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  •  Ice Age English (9+ / 0-)

    Science: English May Have Retained Words From an Ice Age Language

    p sound frequently changes to f, and the t sound to th—suggesting that the Latin word pater is, well, the father of the English word father. Linguists use these known rules to work backward in time, making a best guess at how the protoword sounded. They also track the rate at which words change. Using these phylogenetic principles, some researchers have dated many common words as far back as 9000 years ago...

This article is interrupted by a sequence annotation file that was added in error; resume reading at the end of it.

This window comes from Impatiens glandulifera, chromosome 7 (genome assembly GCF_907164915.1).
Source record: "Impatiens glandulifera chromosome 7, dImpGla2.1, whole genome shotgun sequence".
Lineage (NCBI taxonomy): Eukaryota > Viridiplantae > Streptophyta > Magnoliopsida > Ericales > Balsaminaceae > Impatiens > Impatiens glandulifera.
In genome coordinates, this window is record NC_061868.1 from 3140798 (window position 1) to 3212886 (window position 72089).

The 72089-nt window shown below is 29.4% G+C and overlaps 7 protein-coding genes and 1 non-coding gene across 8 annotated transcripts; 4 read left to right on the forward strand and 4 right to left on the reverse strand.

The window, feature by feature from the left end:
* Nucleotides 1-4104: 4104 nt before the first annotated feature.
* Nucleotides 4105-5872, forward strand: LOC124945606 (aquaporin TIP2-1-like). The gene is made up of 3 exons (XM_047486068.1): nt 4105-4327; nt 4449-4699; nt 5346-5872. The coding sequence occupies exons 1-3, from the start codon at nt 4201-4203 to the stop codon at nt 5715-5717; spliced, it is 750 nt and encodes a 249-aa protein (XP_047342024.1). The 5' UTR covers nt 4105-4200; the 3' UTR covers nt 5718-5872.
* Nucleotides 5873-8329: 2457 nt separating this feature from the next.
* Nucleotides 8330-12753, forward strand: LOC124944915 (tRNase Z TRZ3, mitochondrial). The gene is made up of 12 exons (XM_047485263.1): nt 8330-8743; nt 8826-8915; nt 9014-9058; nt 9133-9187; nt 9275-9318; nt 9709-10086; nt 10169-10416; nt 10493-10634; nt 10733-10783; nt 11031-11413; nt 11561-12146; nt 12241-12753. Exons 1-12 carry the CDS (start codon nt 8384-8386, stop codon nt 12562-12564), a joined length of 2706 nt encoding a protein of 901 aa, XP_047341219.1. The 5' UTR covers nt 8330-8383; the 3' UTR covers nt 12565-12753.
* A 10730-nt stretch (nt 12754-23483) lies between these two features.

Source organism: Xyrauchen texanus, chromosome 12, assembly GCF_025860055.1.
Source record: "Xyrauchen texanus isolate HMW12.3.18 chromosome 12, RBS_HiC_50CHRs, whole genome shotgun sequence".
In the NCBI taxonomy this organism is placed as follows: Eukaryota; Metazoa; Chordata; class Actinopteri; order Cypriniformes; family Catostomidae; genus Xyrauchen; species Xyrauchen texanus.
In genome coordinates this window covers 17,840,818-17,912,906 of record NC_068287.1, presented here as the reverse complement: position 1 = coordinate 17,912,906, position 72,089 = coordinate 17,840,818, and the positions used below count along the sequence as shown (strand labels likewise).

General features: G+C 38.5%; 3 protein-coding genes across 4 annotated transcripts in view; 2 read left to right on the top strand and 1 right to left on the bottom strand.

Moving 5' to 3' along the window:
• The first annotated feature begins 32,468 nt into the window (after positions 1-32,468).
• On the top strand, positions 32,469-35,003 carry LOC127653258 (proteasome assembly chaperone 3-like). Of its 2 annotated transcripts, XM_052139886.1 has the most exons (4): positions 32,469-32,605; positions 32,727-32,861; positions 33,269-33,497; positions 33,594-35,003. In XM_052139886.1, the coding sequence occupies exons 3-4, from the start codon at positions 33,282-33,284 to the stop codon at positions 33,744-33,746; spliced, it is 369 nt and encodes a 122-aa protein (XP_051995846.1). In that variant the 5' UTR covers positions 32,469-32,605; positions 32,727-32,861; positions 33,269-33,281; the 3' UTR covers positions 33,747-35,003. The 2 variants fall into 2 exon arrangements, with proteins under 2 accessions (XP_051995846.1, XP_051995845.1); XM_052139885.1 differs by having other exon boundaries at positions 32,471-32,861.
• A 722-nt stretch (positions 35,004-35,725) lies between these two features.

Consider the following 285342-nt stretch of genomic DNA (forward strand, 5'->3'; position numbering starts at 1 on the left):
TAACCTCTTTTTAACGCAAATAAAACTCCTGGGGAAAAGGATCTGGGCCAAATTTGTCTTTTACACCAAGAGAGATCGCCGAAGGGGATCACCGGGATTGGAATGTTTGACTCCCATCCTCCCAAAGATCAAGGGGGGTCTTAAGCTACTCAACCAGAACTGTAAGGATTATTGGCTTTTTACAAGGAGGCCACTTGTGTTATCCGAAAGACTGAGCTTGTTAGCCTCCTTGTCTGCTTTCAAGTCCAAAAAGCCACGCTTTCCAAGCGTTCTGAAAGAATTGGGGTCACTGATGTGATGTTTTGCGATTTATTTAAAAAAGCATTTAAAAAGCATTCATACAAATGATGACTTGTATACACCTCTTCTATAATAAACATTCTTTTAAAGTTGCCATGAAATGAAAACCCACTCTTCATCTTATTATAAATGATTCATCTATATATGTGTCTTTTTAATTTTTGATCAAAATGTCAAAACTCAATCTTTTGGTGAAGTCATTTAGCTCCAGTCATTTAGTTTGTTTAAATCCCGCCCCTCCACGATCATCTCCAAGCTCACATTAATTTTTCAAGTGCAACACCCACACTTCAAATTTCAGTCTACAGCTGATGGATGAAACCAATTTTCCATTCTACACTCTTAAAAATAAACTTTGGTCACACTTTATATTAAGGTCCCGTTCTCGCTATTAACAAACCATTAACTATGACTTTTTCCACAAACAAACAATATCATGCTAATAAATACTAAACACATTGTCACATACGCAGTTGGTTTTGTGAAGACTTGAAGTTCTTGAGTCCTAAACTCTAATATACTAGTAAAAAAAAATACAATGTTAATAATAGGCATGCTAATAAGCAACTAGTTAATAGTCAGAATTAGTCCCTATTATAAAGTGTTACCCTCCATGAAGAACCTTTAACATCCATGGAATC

Some researchers, including Pagel, believe that the world's languages are united by even older superfamilies, but this view is hotly contested.

    [...]

    The words not, that, we, who, and give were cognates in five families, and nouns and verbs including mother, hand, fire, ashes, worm, hear, and pull, were shared by four. Going by the rate of change of these cognates, the model suggests that these words have remained in a similar form since about 14,500 years ago, thus supporting the existence of an ancient Eurasiatic language and its now far-flung descendants.

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